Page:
W3C home > Mailing lists > Public > wai-xtech@w3.org > August 2007

non-conforming authoring tools: the backplane of portals, networking & photo sites

From: Gregory J. Rosmaita <oedipus@hicom.net>
Date: Thu, 23 Aug 2007 13:22:07 -0400
To: public-html@w3.org, Lachlan Hunt <lachlan.hunt@lachy.id.au>
Cc: wai-xtech@w3.org
Message-Id: <20070823171927.M28099@hicom.net>

aloha, lachlan, ian, et. al.

the point of my pointing the WG to my.opera photo album, was NOT
to display the world's most accessible photo portal site, but to 
underscore 2 points:

1) it is not as difficult to describe complex images, as it has often 
argued on this list and cited as a reason why alt should no longer be 
required nor longdescriptions except in certain cases

2) the problem with all photo album sites, YouTube and the rest lies
not with the author, but with the underlying tools which prevent the 
association of ALT or LONGDESC (or their successors) 

any such tool MUST be defined by HTML5 as non-conforming authoring 

i pointed james graham to http://my.opera.com/oedipus/albums not 
to illustrate an accessible interface, but to counter the argument 
that providing long descriptions is beyond the ken of most users,
and to bolster my contention that a moment of reflection results 
in some pretty perceptive perspectives on each photograph -- it 
is the tool's fault that it reuses the tags associated with the 
photo as pseudo-alt text, not the user's -- each photograph that 
has been described does have a brief alt-type description 
associated with it, but i cannot get the interface to use that 
terse description as alt text without inserting it into the "tags" 
field, which would break the indexing of the images on the server...  
what i defined as alt text appears below the actual photograph in a 
case of implicit visual binding, rather than an explicit programmatic 
binding between the brief descriptor text and the photograph being 
described.  the field label for "description" is intended to allow a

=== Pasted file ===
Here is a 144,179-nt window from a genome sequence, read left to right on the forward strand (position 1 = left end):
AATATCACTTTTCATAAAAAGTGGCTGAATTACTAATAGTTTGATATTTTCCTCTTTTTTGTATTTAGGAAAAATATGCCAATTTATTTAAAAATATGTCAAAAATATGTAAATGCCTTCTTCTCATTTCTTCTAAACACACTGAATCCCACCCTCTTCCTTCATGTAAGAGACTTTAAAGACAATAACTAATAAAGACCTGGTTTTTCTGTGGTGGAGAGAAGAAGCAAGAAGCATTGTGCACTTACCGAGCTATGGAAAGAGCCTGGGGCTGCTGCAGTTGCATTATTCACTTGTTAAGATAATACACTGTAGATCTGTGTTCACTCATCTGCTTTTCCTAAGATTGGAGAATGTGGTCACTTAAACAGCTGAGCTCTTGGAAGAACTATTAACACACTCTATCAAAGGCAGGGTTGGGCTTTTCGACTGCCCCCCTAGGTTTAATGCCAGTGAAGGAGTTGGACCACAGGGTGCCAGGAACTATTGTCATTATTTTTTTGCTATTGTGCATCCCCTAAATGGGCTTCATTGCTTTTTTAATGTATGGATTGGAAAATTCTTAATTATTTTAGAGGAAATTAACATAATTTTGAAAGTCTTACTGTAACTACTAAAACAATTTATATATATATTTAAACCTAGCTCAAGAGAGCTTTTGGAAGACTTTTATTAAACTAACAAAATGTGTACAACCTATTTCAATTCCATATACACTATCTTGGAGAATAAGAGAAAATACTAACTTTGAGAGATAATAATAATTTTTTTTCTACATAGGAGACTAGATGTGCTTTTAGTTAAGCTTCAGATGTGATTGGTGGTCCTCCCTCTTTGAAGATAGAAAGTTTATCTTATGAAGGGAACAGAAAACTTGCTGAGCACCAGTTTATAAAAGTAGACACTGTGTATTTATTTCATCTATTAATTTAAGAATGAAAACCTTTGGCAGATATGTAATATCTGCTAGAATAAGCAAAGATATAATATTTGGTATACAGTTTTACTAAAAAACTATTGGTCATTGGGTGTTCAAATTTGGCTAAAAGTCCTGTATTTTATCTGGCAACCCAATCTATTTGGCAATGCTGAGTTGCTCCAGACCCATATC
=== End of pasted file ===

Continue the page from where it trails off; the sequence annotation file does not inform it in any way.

user to place a default description of the photograph beneath the 
photograph, so as to provide context for the photograph -- again, 
i'd prefer that such a description be programmatically bound to the 
image it describes and that it be accessed easily and expeditiously 
exposed the interested visitor.

so, PLEASE stop using my.opera album as a whipping boy for not 
practicing what i and others preach -- the point is, if the tool does
not offer the author the option to describe briefly and, if that user
so wishes, at greater length his or her photographs or videos...

if anything, it is a compelling argument for stronger authoring tool
conformance standards, NOT a reason do depracate a long description

the strategy cited in CSS2.1 for providing a long description is merely 
the adaptation of a kludge that was deprecated when WCAG 1.0 became
a technical recommendation -- use LONGDESC instead of an ambiguous
"D" link, and have it programmatically bound to the object it describes 
via markup, as we are dealing with content, not presentation, and the 
CSS2.1 model is not only a step backwards, but leaves CSS incapable 
user agents and their users nowhere

this is why i object to the framing of the issue as it has been reframed 


the use cases should come first -- the page, after all, is dedicated to 
mechanisms capable of providing a brief textual description of a 
binary object and mechanisms capable of providing a longer, more 
comprehensive description -- what was added by lachlan hunt to 
the front matter belongs not under Use Cases -- which should 
remain the first item on the page so as to frame the discussion --
but in the "Research" "Further Reasearch" and "Suggested Solutions" 

the prose has been moved, but NOT edited or editorialized in any 

CRITIC, n.  A person who boasts himself hard to please because
nobody tries to please him.
                     -- Ambrose Bierce, The Devil's Dictionary
Gregory J. Rosmaita: oedipus@hicom.net
   Oedipus' Online Complex: http://my.opera.com/oedipus/
      Camera Obscura: http://www.hicom.net/~oedipus/index.html
Received on Thursday, 23 August 2007 17:22:31 UTC

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